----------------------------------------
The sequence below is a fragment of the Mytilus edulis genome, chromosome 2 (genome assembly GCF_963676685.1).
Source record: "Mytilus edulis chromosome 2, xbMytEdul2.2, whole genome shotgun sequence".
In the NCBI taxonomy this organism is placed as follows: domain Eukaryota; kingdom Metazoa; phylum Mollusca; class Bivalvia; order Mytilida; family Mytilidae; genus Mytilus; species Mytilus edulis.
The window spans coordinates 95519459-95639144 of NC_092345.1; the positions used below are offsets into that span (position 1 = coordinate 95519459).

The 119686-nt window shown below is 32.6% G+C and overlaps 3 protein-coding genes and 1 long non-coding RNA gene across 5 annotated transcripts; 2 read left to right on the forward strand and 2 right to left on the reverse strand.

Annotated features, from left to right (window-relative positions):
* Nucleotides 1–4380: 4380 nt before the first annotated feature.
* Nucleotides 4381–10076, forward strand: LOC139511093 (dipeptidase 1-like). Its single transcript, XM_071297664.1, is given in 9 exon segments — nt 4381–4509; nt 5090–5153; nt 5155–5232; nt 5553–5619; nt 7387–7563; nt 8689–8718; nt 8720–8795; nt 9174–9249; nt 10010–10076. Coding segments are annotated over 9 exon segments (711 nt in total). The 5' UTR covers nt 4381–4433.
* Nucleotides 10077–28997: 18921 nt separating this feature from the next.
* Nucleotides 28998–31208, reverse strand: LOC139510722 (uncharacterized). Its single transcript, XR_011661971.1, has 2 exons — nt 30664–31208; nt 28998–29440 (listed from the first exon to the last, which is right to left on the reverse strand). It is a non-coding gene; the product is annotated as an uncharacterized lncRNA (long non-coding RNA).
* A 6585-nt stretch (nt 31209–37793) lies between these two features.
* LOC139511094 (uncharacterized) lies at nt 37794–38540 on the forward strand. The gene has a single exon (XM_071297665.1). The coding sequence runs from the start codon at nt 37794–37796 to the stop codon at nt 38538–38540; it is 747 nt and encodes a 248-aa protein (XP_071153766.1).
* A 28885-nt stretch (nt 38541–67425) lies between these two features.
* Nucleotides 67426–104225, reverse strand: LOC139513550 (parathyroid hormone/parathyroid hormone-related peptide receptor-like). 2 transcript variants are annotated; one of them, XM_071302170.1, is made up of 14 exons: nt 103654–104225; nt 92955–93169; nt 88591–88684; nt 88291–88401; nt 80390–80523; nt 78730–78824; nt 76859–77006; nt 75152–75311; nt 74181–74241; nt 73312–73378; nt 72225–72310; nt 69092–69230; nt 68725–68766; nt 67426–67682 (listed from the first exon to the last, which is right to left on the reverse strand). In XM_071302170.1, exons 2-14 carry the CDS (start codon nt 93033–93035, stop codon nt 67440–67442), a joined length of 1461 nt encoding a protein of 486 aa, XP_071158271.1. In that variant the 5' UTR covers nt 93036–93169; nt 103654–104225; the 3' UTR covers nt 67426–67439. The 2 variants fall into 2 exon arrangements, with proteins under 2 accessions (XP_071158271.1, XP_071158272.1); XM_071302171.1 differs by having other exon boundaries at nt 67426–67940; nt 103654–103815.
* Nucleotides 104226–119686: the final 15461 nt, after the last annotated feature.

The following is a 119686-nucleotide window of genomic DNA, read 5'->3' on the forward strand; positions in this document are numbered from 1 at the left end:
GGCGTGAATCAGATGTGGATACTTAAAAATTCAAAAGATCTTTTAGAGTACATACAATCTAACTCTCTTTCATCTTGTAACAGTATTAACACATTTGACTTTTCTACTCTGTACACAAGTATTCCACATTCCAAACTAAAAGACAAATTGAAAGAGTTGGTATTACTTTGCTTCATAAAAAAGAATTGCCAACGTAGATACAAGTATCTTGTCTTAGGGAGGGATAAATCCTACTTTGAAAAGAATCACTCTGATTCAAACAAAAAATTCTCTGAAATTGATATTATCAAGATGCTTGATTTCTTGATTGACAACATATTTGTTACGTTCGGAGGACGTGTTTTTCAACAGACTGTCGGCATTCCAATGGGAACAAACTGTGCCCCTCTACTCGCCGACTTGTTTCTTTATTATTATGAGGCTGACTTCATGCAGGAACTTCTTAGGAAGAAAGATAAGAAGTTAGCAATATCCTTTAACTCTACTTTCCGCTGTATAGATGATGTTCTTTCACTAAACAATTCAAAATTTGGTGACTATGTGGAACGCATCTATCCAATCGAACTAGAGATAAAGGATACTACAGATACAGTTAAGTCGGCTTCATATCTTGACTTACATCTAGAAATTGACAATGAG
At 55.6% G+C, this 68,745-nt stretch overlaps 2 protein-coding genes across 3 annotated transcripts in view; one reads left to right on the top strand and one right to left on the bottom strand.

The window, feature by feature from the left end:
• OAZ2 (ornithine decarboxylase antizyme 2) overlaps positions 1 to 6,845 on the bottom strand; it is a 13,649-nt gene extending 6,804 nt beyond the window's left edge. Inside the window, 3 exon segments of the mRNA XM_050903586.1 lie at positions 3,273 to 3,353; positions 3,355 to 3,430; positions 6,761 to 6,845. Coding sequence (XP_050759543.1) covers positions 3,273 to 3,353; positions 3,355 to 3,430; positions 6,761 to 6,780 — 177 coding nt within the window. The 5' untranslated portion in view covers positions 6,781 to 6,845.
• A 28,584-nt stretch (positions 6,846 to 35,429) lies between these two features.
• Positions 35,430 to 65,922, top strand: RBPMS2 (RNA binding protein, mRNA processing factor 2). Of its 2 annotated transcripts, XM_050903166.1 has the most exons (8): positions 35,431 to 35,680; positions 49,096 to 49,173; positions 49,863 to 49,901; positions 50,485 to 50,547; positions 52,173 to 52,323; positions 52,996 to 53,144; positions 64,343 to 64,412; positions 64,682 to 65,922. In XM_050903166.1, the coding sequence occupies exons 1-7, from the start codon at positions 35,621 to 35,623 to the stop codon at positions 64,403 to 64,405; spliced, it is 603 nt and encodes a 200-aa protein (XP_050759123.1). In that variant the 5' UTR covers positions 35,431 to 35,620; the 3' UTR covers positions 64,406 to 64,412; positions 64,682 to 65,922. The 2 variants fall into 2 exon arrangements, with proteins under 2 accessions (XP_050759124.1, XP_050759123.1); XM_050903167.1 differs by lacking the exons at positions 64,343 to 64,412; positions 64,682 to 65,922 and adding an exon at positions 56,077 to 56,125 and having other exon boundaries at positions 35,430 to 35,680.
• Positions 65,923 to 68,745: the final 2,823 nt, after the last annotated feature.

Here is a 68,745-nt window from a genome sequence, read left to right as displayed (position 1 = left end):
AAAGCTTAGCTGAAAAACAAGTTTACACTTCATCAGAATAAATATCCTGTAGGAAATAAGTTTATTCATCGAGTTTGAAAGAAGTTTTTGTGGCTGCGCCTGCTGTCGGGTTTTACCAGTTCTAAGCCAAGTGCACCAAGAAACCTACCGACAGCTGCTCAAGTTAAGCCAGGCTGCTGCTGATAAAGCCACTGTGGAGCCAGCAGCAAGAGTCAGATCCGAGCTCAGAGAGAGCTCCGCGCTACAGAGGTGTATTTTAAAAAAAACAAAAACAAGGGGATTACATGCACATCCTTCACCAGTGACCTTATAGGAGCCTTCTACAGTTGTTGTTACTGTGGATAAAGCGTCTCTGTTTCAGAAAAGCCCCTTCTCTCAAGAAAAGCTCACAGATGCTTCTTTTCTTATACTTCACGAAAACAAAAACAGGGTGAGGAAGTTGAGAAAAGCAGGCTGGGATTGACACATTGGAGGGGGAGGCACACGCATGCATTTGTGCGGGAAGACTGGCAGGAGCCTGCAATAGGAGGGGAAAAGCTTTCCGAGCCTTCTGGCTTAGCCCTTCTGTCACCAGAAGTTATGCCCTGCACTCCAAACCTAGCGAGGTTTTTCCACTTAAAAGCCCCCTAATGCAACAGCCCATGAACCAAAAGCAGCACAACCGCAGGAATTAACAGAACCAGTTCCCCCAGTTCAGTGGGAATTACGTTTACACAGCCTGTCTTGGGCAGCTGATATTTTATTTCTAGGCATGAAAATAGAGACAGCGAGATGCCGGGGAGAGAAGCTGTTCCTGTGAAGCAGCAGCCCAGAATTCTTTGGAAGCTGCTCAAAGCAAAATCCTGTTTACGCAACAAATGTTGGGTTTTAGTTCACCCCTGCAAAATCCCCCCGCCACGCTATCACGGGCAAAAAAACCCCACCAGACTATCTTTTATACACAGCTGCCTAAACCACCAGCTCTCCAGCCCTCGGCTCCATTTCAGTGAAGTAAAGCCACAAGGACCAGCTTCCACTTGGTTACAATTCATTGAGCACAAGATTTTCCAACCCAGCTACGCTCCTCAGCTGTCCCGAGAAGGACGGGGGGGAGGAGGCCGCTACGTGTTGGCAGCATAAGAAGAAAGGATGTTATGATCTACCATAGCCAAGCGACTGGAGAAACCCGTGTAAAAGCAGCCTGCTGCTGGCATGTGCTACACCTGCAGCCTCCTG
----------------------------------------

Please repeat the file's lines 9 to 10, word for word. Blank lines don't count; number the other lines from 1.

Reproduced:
* Nucleotides 10077–28997: 18921 nt separating this feature from the next.
* Nucleotides 28998–31208, reverse strand: LOC139510722 (uncharacterized). Its single transcript, XR_011661971.1, has 2 exons — nt 30664–31208; nt 28998–29440 (listed from the first exon to the last, which is right to left on the reverse strand). It is a non-coding gene; the product is annotated as an uncharacterized lncRNA (long non-coding RNA).